At least 12 people have been killed and 100,000 evacuated in the city of Zhengzhou, the capital of central China’s Henan province, as heavy rains submerged large areas of the province.
Visuals posted on social media showed flooding of roads, submerged metro stations and people trapped in water inside metro trains. Entire vehicles were seen either covered in water or floating in the flooded areas.
According to the news agency lbl, some weather forecasters had forecast the rain in the city to be the worst in at least 1,000 years.
The city on the banks of the Yellow River is home to at least 12 million people.
The city received over 200 mm of rain in an hour on Tuesday, forcing train operators to halt services. In addition to Zhengzhou’s transportation services, school and hospital services were also severely affected.
The city’s first affiliated hospital – a large treatment center with 7,000 beds – lost all power, including the reserve. Efforts were on to move at least 600 seriously ill patients from there to other hospitals on Wednesday. People’s Daily.
The total rainfall in Zhengzhou from Saturday evening to Tuesday was recorded at 617.1 mm, which corresponds to an annual average of about 640.88 mm.
Local media quoted meteorologists as saying that the rain seen over the three days was only seen “once in a thousand years”.
Similar scenes of flooding were reported on the streets of at least a dozen other cities, as reservoirs and dam levels across the province exceeded warning levels.
The lives of millions of people in Henan – a tourist and logistics hub – have been upended as an unusually active rainy season has rapidly uplifted rivers in the Yellow River basin.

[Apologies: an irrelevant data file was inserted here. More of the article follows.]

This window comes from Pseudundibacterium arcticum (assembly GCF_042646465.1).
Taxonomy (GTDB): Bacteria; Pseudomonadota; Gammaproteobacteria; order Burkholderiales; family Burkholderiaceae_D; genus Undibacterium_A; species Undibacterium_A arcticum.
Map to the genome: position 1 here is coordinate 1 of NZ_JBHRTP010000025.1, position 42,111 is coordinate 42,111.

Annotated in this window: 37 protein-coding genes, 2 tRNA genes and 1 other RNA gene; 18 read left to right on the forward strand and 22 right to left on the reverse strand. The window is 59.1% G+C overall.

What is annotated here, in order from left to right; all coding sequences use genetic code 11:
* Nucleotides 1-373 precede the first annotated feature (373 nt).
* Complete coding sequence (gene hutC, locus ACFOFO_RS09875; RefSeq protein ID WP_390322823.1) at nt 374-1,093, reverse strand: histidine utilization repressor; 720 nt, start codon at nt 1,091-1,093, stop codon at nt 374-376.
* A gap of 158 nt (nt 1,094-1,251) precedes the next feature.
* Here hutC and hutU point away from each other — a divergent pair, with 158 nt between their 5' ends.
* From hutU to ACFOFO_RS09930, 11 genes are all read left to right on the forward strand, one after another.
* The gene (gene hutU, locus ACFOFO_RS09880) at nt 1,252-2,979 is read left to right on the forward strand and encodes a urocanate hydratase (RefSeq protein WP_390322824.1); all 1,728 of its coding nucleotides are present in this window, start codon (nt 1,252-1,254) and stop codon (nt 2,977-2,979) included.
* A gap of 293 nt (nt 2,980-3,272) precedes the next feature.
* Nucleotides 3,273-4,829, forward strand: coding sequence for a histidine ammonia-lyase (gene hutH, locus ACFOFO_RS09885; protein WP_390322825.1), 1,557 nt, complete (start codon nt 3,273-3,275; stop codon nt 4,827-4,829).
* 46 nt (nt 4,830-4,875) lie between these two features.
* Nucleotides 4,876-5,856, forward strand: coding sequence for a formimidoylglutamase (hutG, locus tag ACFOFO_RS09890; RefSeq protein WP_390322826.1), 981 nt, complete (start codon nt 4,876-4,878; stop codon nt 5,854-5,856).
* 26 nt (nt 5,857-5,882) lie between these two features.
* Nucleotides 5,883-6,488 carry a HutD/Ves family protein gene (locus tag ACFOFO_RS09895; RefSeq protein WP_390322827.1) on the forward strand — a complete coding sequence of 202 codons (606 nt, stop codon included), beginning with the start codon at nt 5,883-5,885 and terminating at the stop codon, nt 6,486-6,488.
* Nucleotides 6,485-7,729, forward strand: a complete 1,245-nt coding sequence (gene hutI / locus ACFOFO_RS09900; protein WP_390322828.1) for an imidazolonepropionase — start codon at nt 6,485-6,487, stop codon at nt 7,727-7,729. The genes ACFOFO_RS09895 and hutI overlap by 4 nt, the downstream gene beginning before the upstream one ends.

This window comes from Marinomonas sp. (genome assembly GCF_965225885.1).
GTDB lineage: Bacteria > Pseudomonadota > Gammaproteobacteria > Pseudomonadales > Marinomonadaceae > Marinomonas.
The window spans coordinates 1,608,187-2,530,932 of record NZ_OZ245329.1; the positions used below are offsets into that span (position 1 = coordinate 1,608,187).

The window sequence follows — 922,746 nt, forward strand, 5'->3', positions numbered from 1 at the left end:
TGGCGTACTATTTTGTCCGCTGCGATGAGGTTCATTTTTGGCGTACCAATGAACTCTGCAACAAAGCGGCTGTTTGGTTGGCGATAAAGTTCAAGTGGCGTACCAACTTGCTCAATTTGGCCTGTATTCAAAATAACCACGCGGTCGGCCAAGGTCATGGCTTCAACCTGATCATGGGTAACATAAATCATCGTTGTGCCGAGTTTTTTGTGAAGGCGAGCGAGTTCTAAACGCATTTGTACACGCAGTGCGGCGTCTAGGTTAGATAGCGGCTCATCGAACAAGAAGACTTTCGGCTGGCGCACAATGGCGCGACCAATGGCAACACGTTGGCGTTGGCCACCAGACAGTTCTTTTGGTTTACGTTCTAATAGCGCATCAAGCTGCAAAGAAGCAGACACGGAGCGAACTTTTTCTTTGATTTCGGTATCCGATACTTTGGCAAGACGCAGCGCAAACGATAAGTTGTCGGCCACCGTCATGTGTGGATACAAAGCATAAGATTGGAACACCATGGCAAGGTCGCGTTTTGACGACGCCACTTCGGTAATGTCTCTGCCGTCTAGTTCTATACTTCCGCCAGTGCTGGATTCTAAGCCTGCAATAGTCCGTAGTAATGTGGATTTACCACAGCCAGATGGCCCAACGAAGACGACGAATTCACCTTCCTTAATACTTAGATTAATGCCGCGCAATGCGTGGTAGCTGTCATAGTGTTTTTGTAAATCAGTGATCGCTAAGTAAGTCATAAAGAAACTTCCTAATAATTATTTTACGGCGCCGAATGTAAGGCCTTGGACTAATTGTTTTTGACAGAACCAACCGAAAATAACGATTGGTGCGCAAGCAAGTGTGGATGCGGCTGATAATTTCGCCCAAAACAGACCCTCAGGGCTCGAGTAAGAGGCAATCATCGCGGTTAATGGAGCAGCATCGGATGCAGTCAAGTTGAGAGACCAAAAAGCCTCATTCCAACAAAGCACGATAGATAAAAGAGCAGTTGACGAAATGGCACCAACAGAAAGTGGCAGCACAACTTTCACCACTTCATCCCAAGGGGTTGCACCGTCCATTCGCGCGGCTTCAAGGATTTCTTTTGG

The Yihetan Dam in Luoyang City, west of Zhengzhou, “could collapse at any time”, local officials said overnight, according to lbl.
The province’s chief weather forecaster told local media that 606 of Henan’s 4,098 rain-measuring stations have recorded more than 250 mm of rain since the weekend.
Henan’s tourist attractions have also not been spared. According to the Associated Press, the famous Shaolin Temple north of Zhengzhou, known for its historical association with martial arts, was badly affected and temporarily closed.
Similarly, the rising Yi River threatens to hit the UNESCO World Heritage Site Longmen Grottoes, which houses old Buddhist statues carved into the limestone.
Many of those stranded in the rain have been forced to sleep at their workplaces or check in at hotels.
Restaurant manager Wang Guirong, 56, told the AP that he planned to sleep on a couch in his restaurant because there was no power in his neighborhood.
“I’ve lived in Zhengzhou my whole life and have never seen such heavy rain like today,” she said.